Wednesday, April 16, 2014

Sourdough loaf with Spelt Natur

My sourdough starter is bubbling and smelling freshly sour. It’s time to bake. Schmidt gave me Spelt Natur to try and I decided to bake a loaf by Chad Robertson. The original recipe is for Fougasse with Baguette Dough. But, I wanted to use my Dutch oven and I was happy I did. Because there was a beautiful oven spring, just have a look at the size of this loaf. Isn’t it beautiful! And it smelled and tasted great.

Choco Smidt is located in Thailand. They import good quality European flour. Schmidt gave me 13 bags of pre-mixed flours to use and write my own experience about it on my blog. This time I used Spelt Natur. Since it was difficult to buy Spelt I brought some on our trips to the Netherlands. I love it. The smell is wonderful and it gives a kind of softness to the dough. Since Spelt Natur is a mix of flours and seeds I had no idea what to expect. And I’m happy to say I love it too. I added a percentage to my regular unbleached flour (550). As you can see I added a small amount and it made a difference already.

Next time when I buy my regular flour I will definitely buy Spelt Natur as well.

Makes: 1 big loaf
Adapted from: Tartine Bread by Chad Robertson

The evening before make:
100 grams unbleached flour (550), 100 grams water, 0.5 gram active dry yeast
In a bowl, mix the flour, water, and yeast. Let stand for 3 to 4 hours at a warm room temperature or overnight in the refrigerator. Because I made the leaven at the same time I placed the poolish in the refrigerator overnight.

0.5 tablespoon mature starter, 110 grams unbleached flour (550), 110 grams water
Place the mature starter in a bowl and feed it with flour and water. Cover the bowl with a lid and let the starter rise overnight.

200 grams leaven, 250 grams warm water, 200 grams poolish, 375 grams unbleached flour (550), 100 grams spelt flour, 75  grams rye flour, 12 grams salt

I started with the dough, the next morning when the poolish and the leaven passed the float test (a bit floats on the water). 

Pour warm water into a large bowl.  Add the poolish and the leaven and stir to disperse.  Add the flours. Use your hands to mix the dough until all of the dry bits of flour have been incorporated.  So I wet my hand and worked the dough until no dry bits of flour remained. Let the dough rest for 25 to 40 minutes. Then add the salt and knead it until incorporated.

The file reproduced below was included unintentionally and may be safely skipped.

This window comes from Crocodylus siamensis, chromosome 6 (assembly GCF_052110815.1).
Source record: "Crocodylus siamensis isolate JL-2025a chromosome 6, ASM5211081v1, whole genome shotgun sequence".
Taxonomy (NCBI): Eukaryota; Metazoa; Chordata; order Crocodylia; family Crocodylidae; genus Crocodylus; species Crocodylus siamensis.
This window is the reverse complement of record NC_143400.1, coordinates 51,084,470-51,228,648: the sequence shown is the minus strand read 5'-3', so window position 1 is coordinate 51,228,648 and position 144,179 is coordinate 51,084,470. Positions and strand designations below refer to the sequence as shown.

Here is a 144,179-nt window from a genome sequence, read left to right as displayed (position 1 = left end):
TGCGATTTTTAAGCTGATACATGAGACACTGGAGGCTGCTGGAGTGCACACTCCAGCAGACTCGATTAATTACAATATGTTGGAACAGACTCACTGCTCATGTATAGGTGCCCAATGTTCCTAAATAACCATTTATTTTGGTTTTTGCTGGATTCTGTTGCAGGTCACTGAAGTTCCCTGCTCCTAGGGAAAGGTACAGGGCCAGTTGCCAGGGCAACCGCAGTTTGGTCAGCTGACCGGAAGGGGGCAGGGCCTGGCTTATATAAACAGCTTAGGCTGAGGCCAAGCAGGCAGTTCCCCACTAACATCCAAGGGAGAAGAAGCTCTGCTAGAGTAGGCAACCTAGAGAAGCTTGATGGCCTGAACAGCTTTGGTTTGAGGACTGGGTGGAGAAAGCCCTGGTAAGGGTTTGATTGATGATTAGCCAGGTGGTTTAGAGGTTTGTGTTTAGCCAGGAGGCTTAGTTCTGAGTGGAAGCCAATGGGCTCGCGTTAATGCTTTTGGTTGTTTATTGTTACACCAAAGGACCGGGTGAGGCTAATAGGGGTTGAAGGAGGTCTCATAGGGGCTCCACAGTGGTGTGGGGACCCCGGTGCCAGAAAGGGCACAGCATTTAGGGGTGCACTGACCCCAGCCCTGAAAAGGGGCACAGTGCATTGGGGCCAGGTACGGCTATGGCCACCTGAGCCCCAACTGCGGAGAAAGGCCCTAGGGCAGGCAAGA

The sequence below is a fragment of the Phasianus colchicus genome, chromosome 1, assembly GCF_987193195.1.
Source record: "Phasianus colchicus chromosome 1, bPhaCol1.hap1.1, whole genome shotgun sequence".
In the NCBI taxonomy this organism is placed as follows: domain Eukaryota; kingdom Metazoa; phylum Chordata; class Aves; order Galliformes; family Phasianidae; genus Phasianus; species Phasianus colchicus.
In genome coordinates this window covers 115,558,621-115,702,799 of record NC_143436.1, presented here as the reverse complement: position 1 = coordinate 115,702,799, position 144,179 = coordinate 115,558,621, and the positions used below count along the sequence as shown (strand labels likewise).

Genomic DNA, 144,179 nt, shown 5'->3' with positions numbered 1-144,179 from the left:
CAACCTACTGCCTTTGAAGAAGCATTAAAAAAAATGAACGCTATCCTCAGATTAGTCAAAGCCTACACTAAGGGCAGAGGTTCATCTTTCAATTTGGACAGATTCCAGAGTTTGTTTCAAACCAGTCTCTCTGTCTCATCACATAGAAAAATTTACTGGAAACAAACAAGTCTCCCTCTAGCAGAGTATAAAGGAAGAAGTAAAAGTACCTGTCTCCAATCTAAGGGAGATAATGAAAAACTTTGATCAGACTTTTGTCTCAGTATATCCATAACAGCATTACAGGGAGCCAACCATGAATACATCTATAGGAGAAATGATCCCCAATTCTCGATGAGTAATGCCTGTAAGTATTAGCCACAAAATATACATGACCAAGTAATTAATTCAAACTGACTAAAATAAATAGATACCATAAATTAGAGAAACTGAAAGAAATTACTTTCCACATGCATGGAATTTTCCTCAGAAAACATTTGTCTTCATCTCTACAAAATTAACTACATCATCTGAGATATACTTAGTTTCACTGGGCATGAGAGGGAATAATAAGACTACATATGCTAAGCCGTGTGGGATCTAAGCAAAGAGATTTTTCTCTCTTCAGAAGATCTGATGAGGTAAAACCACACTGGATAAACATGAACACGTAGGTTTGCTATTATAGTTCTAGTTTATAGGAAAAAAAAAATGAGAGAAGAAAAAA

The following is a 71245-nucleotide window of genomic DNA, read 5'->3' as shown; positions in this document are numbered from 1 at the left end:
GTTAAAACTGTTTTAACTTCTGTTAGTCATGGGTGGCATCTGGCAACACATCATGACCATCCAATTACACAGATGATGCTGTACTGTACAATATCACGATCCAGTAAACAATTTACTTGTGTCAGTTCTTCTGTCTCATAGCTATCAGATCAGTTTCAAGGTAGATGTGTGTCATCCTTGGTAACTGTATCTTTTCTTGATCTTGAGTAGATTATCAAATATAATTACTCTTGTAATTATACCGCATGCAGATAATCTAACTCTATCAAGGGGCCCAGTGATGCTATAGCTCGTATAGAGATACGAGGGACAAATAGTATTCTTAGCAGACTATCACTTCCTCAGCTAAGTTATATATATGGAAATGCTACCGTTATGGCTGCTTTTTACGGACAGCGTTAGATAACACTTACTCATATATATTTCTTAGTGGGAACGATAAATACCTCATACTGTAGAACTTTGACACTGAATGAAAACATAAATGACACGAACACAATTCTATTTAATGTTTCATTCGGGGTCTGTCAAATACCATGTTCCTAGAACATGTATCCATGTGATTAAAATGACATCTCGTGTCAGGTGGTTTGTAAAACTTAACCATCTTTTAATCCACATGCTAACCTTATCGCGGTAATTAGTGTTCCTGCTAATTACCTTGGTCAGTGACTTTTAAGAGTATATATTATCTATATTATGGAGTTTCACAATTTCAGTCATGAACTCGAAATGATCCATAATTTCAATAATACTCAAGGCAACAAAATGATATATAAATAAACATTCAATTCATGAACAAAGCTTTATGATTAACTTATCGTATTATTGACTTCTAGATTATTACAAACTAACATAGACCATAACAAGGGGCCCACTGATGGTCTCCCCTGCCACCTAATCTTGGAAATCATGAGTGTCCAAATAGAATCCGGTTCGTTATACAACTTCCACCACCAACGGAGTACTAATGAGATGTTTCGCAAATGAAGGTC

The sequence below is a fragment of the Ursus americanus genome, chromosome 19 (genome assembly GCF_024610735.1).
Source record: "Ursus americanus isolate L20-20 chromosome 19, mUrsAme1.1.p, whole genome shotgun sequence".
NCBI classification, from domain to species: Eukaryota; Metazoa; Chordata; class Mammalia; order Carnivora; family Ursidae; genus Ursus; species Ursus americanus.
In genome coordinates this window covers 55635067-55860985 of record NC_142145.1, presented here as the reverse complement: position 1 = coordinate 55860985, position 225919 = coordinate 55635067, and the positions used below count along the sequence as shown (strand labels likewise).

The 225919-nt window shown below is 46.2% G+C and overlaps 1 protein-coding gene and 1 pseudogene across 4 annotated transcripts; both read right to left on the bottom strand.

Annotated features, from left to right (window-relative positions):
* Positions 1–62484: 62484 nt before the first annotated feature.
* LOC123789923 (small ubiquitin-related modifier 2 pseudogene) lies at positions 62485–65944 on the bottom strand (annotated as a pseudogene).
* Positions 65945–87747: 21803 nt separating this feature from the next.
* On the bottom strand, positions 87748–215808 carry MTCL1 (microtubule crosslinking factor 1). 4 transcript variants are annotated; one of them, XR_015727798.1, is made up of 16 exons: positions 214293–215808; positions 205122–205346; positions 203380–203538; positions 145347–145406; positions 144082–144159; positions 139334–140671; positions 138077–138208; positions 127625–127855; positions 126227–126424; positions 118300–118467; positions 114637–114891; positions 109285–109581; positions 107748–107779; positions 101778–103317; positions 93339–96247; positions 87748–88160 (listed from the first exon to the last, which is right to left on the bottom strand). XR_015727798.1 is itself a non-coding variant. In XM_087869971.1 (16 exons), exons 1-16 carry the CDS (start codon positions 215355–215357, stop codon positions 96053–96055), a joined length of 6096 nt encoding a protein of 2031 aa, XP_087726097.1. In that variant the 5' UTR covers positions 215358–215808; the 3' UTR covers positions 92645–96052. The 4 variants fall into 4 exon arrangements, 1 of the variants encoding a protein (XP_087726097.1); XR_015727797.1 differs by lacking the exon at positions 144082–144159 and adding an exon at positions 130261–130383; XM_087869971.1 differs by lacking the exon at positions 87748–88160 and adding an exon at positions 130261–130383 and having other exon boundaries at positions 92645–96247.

Transfer the dough to a plastic container with lid. Leave for bulk fermentation for 3 or 4 hours, until it doubled. Every 40 minutes stretch and fold the dough (stretches a corner of the dough onto the main dough, fold it like an envelope).

When the bulk fermentation is complete, transfer the dough to a lightly floured work surface. 
I wanted to bake a large loaf. I loosely formed a ball and let it rest for 30 minutes. Then I gave the dough strength by firmly shaping it into a ball. I flipped the loaf onto a flour-dusted kitchen towel the seam facing up. Covered it with another kitchen towel to proof for 2 to 3 hours.

In the mean time I pre heated the oven to 250°C and placed the Dutch oven on the lowest level.
After about 1 hour the Dutch oven is sizzling hot, be careful and work quickly to keep the heat in the oven.
Take the lid of the Dutch oven and quickly place the loaf in. Quickly score the loaf with a double sided razor and close the lid and the oven. Bake with lid for 30 minutes. Then take the lid off and bake another 30 minutes until the loaf is nicely brown colored.

Transfer to a wire rack to cool. This loaf smelled so good. Enjoy it!

I send this loaf to Susans YeastSpotting. Don’t forget to visit Wild Yeast, there is so much to see.

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